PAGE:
Railroad, Livonia, Avon & Lakeville Railroad, Lowville & Beaver
River Railroad, Massena Terminal Railroad, Middletown & New Jersey
Railroad, Wellsboro & Corning Railroad, and many more.
Today, New York is home to about 3,500 miles of track, which is a far cry from the 8,400 miles during the industry's heyday era of the 1920s. With a loss of 58% of its rail infrastructure, New York is well above the state average of between 45%-50%. This can mostly be explained by the nature of the Northeast itself, which after World War II was simply too overpopulated with railroads. In other words, as manufacturing centers moved either to different areas of the country or overseas and as highways, automobiles, and air travel became faster and more efficient the traffic in the region could no longer support the amount of rail lines serving it. For more in-depth information about New York's rail mileage over the years please refer to the chart below.
As for passenger and commuter operations, well, just take your pick! While the 20th Century Limited may no longer skirt the Water Level Route and call at Grand Central Terminal, and the Broadway Limited may no longer call from Penn Station but Amtrak continues to serve the Northeast Corridor (which runs directly through NYC and the southeastern corner of New York) and operate several passenger trains in, around and through New York State. Some of these services include the Lake Shore Limited between Boston-NYC-Chicago, Empire Service between NYC-Albany-Niagara, the Maple Leaf to Toronto, the Adirondack to Montreal, and the Ethan Allen Express to Rutland, Vermont.
Aside from Amtrak there is the NJ Transit, PATH and MTA services, the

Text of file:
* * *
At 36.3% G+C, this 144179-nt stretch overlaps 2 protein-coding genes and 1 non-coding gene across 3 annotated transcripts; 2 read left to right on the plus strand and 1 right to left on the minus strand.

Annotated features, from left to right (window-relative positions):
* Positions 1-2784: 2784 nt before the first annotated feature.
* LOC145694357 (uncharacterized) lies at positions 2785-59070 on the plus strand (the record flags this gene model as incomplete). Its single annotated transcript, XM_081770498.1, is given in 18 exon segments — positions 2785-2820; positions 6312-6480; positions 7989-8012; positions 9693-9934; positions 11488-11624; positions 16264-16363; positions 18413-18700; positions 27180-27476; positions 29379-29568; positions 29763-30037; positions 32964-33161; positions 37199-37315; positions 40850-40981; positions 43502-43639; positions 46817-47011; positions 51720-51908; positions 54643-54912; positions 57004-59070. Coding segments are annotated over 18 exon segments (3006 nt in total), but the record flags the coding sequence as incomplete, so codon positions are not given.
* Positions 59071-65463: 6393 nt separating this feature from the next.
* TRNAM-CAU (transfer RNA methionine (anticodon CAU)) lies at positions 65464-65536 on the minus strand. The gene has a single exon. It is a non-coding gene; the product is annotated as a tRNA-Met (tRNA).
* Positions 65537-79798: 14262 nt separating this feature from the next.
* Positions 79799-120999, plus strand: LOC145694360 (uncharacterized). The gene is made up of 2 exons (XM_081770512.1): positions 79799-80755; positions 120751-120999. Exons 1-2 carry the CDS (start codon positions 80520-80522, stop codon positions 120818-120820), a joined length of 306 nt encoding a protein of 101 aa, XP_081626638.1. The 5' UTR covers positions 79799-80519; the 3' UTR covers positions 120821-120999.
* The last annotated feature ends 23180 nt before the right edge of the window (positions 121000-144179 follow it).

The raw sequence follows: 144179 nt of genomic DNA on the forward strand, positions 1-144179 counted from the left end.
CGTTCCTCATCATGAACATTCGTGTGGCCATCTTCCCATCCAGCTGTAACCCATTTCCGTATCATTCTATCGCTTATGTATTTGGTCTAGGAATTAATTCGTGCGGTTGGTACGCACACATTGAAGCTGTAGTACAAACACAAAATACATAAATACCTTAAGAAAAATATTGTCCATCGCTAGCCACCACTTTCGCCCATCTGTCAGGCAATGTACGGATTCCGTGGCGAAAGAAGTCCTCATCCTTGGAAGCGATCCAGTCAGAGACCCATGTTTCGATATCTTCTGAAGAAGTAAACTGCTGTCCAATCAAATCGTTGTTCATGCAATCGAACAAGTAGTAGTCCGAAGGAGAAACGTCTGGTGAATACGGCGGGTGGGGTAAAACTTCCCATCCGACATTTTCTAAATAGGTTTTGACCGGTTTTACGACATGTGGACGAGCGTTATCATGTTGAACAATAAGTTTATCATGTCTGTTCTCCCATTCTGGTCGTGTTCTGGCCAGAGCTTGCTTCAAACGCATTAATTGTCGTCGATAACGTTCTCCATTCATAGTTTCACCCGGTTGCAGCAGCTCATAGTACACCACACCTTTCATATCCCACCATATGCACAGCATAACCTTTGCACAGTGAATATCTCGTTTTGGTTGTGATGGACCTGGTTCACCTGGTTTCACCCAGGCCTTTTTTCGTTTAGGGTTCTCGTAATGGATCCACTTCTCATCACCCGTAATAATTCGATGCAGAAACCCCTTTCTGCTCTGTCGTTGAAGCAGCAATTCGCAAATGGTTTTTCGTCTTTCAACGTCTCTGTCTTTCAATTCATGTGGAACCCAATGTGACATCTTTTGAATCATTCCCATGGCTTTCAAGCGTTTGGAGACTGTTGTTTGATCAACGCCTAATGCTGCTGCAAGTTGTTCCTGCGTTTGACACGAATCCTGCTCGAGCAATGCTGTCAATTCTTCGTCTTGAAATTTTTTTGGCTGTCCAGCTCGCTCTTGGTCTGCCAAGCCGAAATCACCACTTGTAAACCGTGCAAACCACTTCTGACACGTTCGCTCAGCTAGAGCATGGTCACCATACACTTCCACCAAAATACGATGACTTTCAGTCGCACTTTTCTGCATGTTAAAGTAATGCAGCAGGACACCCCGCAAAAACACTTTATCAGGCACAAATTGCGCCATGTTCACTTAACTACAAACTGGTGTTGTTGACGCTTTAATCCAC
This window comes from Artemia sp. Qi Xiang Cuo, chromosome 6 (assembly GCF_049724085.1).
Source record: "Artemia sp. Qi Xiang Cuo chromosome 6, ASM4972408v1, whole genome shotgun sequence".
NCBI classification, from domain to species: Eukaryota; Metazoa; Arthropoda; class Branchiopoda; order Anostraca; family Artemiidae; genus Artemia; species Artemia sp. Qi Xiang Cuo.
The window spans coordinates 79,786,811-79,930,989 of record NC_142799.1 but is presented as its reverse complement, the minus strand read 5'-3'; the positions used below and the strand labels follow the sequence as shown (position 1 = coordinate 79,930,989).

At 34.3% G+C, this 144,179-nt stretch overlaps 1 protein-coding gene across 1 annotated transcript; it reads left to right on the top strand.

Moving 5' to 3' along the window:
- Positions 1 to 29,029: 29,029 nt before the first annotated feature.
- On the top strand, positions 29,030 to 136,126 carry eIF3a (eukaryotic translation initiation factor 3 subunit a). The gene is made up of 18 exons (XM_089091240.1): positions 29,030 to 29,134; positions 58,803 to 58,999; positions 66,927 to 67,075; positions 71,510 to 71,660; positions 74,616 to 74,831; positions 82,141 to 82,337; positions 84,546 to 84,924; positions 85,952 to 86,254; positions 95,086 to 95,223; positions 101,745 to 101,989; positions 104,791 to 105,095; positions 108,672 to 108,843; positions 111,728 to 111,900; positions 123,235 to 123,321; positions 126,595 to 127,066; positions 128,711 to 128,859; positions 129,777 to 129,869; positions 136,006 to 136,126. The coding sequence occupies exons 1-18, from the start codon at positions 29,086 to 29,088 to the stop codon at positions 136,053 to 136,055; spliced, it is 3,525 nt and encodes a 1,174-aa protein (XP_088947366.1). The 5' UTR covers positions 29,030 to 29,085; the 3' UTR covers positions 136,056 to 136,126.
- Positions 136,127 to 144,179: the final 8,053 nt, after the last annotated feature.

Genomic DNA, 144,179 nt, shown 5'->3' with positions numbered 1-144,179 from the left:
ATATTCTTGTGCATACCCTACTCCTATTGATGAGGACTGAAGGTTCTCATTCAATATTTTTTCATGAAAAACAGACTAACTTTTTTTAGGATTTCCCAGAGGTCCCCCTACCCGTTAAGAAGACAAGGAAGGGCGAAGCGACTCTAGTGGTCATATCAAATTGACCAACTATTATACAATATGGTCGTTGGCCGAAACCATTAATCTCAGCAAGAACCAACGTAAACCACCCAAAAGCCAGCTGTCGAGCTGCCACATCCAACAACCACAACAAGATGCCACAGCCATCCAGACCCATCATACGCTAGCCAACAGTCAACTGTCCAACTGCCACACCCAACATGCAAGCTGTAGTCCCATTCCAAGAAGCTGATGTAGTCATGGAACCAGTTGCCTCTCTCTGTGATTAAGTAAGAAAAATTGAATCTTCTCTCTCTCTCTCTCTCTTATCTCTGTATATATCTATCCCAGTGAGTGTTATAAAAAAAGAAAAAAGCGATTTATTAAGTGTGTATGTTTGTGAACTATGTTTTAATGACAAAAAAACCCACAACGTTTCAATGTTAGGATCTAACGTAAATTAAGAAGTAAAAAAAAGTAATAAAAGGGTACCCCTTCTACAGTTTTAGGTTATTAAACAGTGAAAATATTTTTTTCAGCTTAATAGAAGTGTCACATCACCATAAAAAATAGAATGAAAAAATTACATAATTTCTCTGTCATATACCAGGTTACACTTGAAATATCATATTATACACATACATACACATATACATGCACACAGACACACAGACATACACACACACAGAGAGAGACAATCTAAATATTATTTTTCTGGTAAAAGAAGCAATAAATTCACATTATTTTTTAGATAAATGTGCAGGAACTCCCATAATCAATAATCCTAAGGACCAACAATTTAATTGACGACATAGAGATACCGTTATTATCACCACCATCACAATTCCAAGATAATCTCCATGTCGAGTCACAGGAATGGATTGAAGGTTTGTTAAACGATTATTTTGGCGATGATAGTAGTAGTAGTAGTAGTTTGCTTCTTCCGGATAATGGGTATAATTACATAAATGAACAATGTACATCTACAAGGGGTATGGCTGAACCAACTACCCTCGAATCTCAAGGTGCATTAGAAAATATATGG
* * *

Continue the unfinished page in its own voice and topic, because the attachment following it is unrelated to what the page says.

latter two of which are the country's busiest commuter/passenger and
subway railroads. To learn more about some of the classic streamliners
which served the state please click here.
If you thought that New York included plenty of freight and passenger trains, you should just see the excursion trains and railroad museums! New York
is home to nearly two-dozen museums or tourist lines, the latter of
which is operated by some of the state's shortline freight carriers as
well. There are far too many to name here but some include the Catskill
Mountain Railroad, New York Museum of Transportation and the Empire State Railway Museum.
Other interesting features of New York includes the American Locomotive Company's famous Schenectady Works, NYC's regal Grand Central Terminal and the PRR's late Penn Station (the underground station still remains but the above building was demolished in the late 1960s). Lastly, for a great resource regarding western New York railroads please click here. All in all the state offers about any interest you may have in the hobby of railfanning from history to main line freight railroading. And, don't expect to see everything in one visit because that won't happen! A planned trip to focus on one or a few things you're interested in is probably the best route with future trips to see more at a later time. In any event, with so much to see and do, you shouldn't have any trouble having a wonderful and memorable time!
Check out the website's digital book (E-book), An Atlas To Classic Short Lines, which features system maps and a brief background of 46 different historic railroads. To learn more please click on the image below.